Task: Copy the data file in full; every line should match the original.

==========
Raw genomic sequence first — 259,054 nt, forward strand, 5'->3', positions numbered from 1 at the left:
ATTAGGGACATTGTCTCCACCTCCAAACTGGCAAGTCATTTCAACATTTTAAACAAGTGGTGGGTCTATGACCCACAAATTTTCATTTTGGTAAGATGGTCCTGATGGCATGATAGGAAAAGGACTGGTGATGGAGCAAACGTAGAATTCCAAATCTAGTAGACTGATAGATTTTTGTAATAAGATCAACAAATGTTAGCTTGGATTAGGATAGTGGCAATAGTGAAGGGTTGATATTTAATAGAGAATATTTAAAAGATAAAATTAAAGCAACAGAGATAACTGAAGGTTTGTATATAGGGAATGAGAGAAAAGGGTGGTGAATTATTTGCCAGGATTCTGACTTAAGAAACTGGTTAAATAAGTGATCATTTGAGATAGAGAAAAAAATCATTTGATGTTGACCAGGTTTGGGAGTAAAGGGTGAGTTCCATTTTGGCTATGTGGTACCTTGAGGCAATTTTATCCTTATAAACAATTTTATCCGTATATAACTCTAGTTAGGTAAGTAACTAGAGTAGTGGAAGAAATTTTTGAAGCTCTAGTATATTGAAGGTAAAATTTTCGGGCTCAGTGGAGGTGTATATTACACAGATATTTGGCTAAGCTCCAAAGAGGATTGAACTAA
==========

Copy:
Raw genomic sequence first — 259,054 nt, forward strand, 5'->3', positions numbered from 1 at the left:
ATTAGGGACATTGTCTCCACCTCCAAACTGGCAAGTCATTTCAACATTTTAAACAAGTGGTGGGTCTATGACCCACAAATTTTCATTTTGGTAAGATGGTCCTGATGGCATGATAGGAAAAGGACTGGTGATGGAGCAAACGTAGAATTCCAAATCTAGTAGACTGATAGATTTTTGTAATAAGATCAACAAATGTTAGCTTGGATTAGGATAGTGGCAATAGTGAAGGGTTGATATTTAATAGAGAATATTTAAAAGATAAAATTAAAGCAACAGAGATAACTGAAGGTTTGTATATAGGGAATGAGAGAAAAGGGTGGTGAATTATTTGCCAGGATTCTGACTTAAGAAACTGGTTAAATAAGTGATCATTTGAGATAGAGAAAAAAATCATTTGATGTTGACCAGGTTTGGGAGTAAAGGGTGAGTTCCATTTTGGCTATGTGGTACCTTGAGGCAATTTTATCCTTATAAACAATTTTATCCGTATATAACTCTAGTTAGGTAAGTAACTAGAGTAGTGGAAGAAATTTTTGAAGCTCTAGTATATTGAAGGTAAAATTTTCGGGCTCAGTGGAGGTGTATATTACACAGATATTTGGCTAAGCTCCAAAGAGGATTGAACTAA